International Journal of

Neurology and NeurotherapyISSN: 2378-3001

Archive

 Open Access DOI:10.23937/2378-3001/1/1/1013

The Importance of Stimulation Cycle in Vagus Nerve Stimulation for Drug-Resistant Epilepsies- Our Experience and Literature Review

Nicola Montano, Filomena Fuggetta, Fabio Papacci, Rina Di Bonaventura, Mario Meglio and Gabriella Colicchio

Article Type: Review Article | First Published: December 17, 2014

The impact of stimulation cycle on the outcome of patients submitted to Vagal Nerve Stimulation (VNS) has been only marginally investigated in the literature. Nonetheless this is an important factor in term of tolerability of side effects, duration of generator and costs of therapy. Here the role of this parameter was evaluated on 21 patients who underwent to VNS implant at our Institution from January 1994 to February 2011 and responded to VNS (they reported a stable decrease of seizure number ...

 Open Access DOI:10.23937/2378-3001/1/1/1012

Randomised Clinical Trial Comparing the Efficacy of A Gluten-Free Diet Versus A Regular Diet in A Series of Relapsing-Remitting Multiple Sclerosis Patients

Rodrigo L, Hernandez-Lahoz C, Fuentes D, Mauri G, Alvarez N, Vega J and Gonzalez S

Article Type: Original Article | First Published: December 08, 2014

Objectives: To analyse the clinical efficacy of a Gluten-Free Diet (GFD) compared with a Regular Diet (RD) in Relapsing-Remitting Multiple Sclerosis (RRMS) patients. Methods: Seventy-two RRMS patients were included into a prospective study. Annual relapse rate (ARR), Expanded Disability Status Scale (EDSS) and lesional activity were compared. Patients were randomly separated according to diet: (GFD, n=36) and (RD, n=36). Follow-up study period was 5.3 1.6 years (median 4.5 years). Results:...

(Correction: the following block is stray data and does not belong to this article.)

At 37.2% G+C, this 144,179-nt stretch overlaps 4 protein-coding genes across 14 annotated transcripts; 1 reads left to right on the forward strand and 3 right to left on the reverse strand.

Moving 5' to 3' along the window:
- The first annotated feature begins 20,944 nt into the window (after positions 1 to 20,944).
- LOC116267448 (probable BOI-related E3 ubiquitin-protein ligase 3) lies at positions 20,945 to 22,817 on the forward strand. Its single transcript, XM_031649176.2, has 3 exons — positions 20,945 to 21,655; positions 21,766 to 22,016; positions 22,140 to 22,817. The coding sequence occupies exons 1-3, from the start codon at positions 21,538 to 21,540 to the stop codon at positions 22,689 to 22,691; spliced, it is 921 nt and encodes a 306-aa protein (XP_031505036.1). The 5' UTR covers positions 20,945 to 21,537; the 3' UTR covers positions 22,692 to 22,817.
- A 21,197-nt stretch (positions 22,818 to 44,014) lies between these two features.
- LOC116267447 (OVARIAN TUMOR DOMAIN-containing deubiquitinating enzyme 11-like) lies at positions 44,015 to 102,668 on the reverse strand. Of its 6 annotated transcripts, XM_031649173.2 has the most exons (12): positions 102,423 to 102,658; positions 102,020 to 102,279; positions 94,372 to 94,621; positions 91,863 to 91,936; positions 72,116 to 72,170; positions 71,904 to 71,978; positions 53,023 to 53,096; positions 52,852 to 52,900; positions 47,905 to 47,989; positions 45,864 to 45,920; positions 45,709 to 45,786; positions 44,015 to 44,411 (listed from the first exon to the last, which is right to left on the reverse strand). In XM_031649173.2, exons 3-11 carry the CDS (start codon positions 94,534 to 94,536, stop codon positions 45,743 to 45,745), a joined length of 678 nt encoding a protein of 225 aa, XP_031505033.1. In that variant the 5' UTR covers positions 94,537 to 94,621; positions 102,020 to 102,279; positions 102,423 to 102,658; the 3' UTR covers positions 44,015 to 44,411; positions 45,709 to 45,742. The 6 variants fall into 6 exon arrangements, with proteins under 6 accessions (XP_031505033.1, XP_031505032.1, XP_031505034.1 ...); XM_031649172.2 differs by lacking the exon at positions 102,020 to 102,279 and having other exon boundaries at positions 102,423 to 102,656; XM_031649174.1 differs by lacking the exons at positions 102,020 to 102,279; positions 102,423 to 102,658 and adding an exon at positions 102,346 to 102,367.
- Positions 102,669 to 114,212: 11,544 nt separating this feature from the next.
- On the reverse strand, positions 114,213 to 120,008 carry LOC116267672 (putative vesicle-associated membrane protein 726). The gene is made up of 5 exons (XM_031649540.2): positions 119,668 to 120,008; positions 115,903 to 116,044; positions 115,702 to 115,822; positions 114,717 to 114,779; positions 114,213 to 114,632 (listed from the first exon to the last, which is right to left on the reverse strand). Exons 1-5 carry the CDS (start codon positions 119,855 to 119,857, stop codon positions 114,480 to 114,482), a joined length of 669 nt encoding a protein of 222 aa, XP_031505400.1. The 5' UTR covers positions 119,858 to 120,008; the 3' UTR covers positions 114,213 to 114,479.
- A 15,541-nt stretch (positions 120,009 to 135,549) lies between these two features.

Open Access DOI:10.23937/2378-3001/1/1/1011

D-Leucine Suppresses Prion Formation in Prion-Infected Culture Cells

Kana Miyashita, Morika Suzuki, Kana Nishijima and Naomi Hachiya

Article Type: Short Communication | First Published: November 24, 2014

Prion disease is an infectious and fatal disease. The pathogen consists of an abnormal form of the prion protein; designated PrPSc. PrPSc is insoluble, highly resistant to digestion by proteases and all disinfectants. In contrast, the cellular form of prion protein PrPC is easily soluble and digested by proteases. Direct interaction between PrPSc and PrPC is believed to induce the propagation of prions; however, the molecular mechanisms underlying this step have not been clarified. Despite effor...

 Open Access DOI:10.23937/2378-3001/1/1/1010

Plasma Homocysteine Levels in Neuromyelitis Optica

Lei Zhang, Yaqing Shu, Shaoyang Sun, Yinyao Lin, Yanqiang Wang, Bingjun Zhang and Xuejiao Men

Article Type: Original Article | First Published: October 30, 2014

Background and purpose: Homocysteine has been implicated in many kinds of neurologic diseases by inducing oxidative injury which is considered one of the pathogenic mechanisms of neuromyelitis optica (NMO). The aim of this study was to investigate whether there were any relationship between plasma homocysteine and clinical features of NMO patients. Methods: We measured plasma homocysteine in 66 patients with NMO and 66 controls. Results: The patients with NMO had significantly higher homocys...

 Open Access DOI:10.23937/2378-3001/1/1/1009

The Character and Frequency of Muscular Pain in Myotonic Dystrophy and Their Relationship to Myotonia